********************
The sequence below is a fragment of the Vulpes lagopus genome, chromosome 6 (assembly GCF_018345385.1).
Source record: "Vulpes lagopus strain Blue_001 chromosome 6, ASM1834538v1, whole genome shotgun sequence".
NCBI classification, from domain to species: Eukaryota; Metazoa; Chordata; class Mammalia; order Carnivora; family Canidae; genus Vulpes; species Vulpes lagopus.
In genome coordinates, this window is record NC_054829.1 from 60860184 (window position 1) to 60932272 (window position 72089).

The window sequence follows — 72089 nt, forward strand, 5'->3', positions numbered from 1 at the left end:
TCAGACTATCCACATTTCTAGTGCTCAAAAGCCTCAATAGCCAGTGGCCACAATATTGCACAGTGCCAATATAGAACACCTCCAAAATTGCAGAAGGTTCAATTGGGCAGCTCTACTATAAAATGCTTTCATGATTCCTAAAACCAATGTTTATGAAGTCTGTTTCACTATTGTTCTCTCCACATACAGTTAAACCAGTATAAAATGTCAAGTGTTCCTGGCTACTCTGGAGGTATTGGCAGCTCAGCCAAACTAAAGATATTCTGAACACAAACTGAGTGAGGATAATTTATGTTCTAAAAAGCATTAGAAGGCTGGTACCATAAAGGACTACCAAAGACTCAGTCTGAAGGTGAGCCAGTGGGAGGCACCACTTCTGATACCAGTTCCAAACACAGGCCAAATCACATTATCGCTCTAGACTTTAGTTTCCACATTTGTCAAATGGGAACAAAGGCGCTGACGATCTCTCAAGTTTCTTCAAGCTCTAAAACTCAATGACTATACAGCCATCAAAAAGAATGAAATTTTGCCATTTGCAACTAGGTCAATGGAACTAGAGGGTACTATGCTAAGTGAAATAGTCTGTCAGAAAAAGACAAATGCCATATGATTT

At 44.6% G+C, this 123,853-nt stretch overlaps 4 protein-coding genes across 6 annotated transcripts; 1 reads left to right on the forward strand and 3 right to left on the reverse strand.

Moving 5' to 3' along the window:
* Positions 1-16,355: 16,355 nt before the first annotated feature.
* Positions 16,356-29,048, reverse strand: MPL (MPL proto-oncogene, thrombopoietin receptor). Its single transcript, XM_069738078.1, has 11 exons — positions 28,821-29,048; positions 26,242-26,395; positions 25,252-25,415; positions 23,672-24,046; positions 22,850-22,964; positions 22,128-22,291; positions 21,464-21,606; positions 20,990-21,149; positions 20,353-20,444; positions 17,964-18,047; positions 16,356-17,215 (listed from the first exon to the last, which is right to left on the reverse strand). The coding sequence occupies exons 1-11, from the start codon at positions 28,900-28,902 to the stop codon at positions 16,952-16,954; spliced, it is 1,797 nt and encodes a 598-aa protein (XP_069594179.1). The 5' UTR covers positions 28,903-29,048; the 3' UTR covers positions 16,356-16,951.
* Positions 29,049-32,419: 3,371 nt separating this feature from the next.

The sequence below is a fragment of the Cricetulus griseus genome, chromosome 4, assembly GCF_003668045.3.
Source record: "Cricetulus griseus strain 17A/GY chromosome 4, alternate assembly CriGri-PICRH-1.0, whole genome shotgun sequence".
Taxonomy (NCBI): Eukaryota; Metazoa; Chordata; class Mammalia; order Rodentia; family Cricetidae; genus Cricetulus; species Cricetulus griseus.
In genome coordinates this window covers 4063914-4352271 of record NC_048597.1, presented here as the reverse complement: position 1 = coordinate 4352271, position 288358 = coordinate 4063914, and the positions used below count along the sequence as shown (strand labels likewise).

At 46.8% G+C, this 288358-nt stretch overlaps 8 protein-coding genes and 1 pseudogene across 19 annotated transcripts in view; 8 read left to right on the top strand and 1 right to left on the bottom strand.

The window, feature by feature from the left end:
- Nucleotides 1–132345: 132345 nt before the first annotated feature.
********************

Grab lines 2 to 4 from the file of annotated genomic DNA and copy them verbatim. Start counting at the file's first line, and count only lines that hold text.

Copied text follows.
Source record: "Vulpes lagopus strain Blue_001 chromosome 6, ASM1834538v1, whole genome shotgun sequence".
NCBI classification, from domain to species: Eukaryota; Metazoa; Chordata; class Mammalia; order Carnivora; family Canidae; genus Vulpes; species Vulpes lagopus.
In genome coordinates, this window is record NC_054829.1 from 60860184 (window position 1) to 60932272 (window position 72089).